We explored the area and had a really amazing time. We will definately be going back there.

WE hope everyone has a Happy New Years and just remember we will be in 2008 before some of you even wake up in 2007. Please write on our guestbook we would love to have your questions and see who is reading out blog. It is very nice to get comments.

Tuesday, December 25, 2007

Christmas Day in Taiwan

Today is Christmas so first let me wish everyone a Merry Christmas and hope everyone is enjoying it with their friends and family. We wish we could spend it with our families but at least we have the both of us to spend it together, because I know we are a family of our own.

Yep, the first Christmas of this new family of Jay and Allie. So let me share our memorable Christmas day. It all started around 3 a.m. when I awoke to a loud clash of windows rattling and the bed shaking, no it was not Santa, unless he stole all our presents, but it was an earthquake. This one was actualy something that we could feel and hear, unlike the one in Peru. I awoke and turned to Allie and tried to wake her up to make sure I was not dreaming but if anyone knows Allie she is a hard person to wake up. In the morning I told her about the earthquake and how much noice it made and her words were, "why didn't you wake me up." I told her, "for one, I did tried to wake you up, and second if an earthquake shaking our aparment and making a sound of a train coming through our apartment did not wake you up then nothing will."

After waking up and getting ready for our day we jumped on our motorcycle (the scooter) and took off for the mountains of Taichung called Dakeng. We drove to a hiking trail about one hour from our apartment. The trail starts by a boy scout camp in the mountains. It really is a boy scout camp, who would of known that the boy scouts are a world wide phenomenon. The trail basicaly goes up a mountain allowing you to get a great view of Taichung, which is a lot bigger than we thought. The trail was not too tough but it is the first trail that I have been on that you never touch the ground. Really from the first step until the last you are walking on logs that are about two feet off the ground and put together like a ladder. It made the trail a lot harder than normal. This picture below of Allie and I on the scooter. Yes I am the scooter driver and the photographer all in one. If you notice I am holding the camera with my left hand the hand that also holds the back break. The right hand is on the throddle, plus we are going down a mountain so if my smile is not perfect as Allie;s happy waving picture I am sorry I will try harder next time.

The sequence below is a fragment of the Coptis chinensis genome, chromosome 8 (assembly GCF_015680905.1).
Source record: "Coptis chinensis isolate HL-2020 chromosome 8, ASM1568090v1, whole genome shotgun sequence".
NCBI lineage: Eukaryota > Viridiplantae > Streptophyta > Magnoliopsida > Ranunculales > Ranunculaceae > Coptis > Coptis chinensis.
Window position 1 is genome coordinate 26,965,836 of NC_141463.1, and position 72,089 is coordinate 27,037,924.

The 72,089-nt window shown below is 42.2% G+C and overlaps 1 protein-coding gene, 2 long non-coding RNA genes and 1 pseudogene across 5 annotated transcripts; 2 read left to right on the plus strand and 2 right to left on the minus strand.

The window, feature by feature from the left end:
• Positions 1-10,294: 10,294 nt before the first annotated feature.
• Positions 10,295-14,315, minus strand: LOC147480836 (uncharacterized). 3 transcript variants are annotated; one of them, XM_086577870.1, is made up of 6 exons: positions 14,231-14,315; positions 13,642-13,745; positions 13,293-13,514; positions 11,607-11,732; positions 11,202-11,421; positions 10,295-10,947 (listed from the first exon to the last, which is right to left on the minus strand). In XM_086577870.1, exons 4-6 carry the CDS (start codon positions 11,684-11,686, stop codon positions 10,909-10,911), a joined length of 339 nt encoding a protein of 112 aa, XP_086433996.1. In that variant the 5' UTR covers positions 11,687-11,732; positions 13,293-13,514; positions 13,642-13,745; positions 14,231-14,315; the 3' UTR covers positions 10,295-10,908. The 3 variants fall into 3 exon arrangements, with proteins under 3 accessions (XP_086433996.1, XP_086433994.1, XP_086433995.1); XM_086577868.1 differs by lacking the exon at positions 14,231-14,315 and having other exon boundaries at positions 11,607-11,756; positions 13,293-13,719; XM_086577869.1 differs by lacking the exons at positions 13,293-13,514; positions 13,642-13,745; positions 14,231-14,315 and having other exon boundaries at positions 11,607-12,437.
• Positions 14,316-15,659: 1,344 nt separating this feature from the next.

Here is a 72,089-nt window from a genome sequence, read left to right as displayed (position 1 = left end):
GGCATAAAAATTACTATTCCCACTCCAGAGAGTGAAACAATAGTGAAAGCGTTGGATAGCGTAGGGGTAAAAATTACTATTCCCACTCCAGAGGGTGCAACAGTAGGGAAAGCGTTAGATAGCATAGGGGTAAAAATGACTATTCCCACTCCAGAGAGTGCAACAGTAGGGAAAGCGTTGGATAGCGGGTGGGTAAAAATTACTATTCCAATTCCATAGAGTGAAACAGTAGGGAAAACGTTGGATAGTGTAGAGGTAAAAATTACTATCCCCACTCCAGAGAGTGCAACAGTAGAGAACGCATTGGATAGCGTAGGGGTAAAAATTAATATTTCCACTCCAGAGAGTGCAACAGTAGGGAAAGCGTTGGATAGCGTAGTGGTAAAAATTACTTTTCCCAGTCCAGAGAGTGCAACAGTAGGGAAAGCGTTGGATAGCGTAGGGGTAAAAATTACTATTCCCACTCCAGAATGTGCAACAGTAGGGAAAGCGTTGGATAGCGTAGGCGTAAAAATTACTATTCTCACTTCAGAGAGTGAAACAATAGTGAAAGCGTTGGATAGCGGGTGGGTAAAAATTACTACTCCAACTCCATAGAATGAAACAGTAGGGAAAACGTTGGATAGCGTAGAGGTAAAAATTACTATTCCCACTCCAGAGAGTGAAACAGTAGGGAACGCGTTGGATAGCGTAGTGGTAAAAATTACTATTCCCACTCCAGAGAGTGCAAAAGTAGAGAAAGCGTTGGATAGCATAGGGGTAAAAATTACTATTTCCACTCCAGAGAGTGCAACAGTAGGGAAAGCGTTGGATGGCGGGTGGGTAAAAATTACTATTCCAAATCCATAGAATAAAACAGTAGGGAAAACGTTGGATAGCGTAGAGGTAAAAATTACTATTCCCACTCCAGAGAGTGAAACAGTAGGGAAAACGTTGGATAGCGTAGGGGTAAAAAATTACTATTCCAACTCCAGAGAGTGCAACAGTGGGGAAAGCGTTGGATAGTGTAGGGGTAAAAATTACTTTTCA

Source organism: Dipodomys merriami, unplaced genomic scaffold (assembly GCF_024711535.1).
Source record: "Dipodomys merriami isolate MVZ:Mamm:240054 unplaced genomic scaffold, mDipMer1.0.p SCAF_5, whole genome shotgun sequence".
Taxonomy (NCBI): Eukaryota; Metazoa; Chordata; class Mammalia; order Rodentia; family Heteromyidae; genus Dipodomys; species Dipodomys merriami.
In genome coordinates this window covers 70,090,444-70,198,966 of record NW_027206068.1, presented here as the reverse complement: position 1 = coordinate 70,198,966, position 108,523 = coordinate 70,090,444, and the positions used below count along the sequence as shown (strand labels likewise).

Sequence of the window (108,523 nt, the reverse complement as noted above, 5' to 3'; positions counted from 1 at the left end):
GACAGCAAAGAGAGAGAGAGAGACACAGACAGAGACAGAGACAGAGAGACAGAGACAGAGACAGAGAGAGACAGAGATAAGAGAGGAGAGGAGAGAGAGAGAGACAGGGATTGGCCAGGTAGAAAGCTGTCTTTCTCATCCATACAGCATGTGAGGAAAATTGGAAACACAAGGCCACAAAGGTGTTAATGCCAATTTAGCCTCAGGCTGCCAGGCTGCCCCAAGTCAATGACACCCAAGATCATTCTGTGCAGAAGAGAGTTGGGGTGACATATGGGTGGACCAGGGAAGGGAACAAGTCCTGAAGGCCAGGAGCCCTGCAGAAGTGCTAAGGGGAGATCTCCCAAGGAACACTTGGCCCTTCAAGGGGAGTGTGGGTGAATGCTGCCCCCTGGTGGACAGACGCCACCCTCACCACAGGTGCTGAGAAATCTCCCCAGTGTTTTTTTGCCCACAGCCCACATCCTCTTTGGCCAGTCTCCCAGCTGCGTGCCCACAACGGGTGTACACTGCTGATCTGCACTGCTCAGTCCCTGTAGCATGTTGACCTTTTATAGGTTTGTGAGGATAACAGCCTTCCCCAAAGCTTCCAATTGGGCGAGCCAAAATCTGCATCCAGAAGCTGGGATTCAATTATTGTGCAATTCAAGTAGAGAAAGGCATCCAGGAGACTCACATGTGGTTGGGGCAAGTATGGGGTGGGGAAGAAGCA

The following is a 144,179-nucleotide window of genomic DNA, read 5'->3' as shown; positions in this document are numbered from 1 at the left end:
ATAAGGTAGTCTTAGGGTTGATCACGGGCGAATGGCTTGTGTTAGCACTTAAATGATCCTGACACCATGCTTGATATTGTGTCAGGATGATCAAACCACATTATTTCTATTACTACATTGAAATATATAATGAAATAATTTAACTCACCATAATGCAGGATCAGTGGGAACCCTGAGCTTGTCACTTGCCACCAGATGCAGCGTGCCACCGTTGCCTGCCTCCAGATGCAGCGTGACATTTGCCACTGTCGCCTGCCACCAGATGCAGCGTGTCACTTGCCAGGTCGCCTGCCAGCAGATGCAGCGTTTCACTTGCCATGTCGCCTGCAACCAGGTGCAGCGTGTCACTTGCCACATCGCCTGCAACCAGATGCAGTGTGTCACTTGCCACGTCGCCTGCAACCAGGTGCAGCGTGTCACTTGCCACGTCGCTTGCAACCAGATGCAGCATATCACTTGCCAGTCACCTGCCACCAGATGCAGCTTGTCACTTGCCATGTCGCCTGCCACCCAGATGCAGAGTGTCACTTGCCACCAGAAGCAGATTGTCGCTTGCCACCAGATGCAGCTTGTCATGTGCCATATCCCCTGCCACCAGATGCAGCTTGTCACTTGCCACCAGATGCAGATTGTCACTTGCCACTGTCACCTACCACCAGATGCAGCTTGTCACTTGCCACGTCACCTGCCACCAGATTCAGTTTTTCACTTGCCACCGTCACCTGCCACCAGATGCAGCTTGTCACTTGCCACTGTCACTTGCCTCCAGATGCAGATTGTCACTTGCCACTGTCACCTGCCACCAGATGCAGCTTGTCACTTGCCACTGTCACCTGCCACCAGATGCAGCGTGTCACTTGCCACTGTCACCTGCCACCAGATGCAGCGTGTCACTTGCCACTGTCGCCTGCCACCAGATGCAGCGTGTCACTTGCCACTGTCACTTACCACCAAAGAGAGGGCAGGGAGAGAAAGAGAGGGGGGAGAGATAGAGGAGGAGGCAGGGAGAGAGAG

After the hike we kept driving around the mountains untill we popped out by a beautiful golf course right outside of the city. We drove around for about thirty minutes hoping we were going the right way, and of course the man compass was right and we ended up heading directly home. We cleaned up and went out to a great steak place that we found last week. It was amazing (not amazing just for Taiwan but for an American steak house). After a great Christmas dinner we met some friends at one of thier apartments for a few glasses of wine and some stories. It was not like hanging out with the family, but at least these people understand what Christmas is about, and that they are in the same boat as us. Before we came home we did have to stop by a lonely friend and give her a gift. So we stopped by our down stairs neighbors apartment and gave a bowl of milk to Drama, the cat that we are watching for a week. Drama is not really a cat but a kitten. She loved the milk that we brought and showed her affection with a couple of bites to our fingures and some scratches to our arms.

It was a really nice Christmas Day, their are some traditions that we have started and some that were fun but that we will leave here in Taiwan for the people that take our place:)

To everyone Merry Christmas, Allie and I miss you all and wish we could be at home for another Christmas Day! We want to hear about your Christmas Day stories too, so please put them on the guest book, it will make us feel like we were there.

We attached some pictures of things we saw today and finally Allie got a picture of a parrot on a scooter, WOW!

Sunday, December 23, 2007

Christmas on the other side of the world

Since this country is mainly Buddhist, Taoist, or Confucianist....Christmas is not really much of a holiday that is celebrated. For this part of the world they use it as a commercial gimic...well actually that sounds a lot like the States. We hear the typical Christmas music and see the decorations. I love Christmas music though, so I rather enjoy it. On Saturday Jay and I had sort of an early Christmas. We had a Christmas party at our school for the little kiddies. It was so much fun. We gave out presents..but in this culture it is very rude to open your present in front of the person who gives it to you, so unlike American children who would have ripped it open as soon as they got their hands on it...They all held their toy looking at it trying to use their X-Ray vision to see inside. Christmas here seems to be a mix of real Christmas and Halloween which is rather strange. Some of the children were dressed up as devils.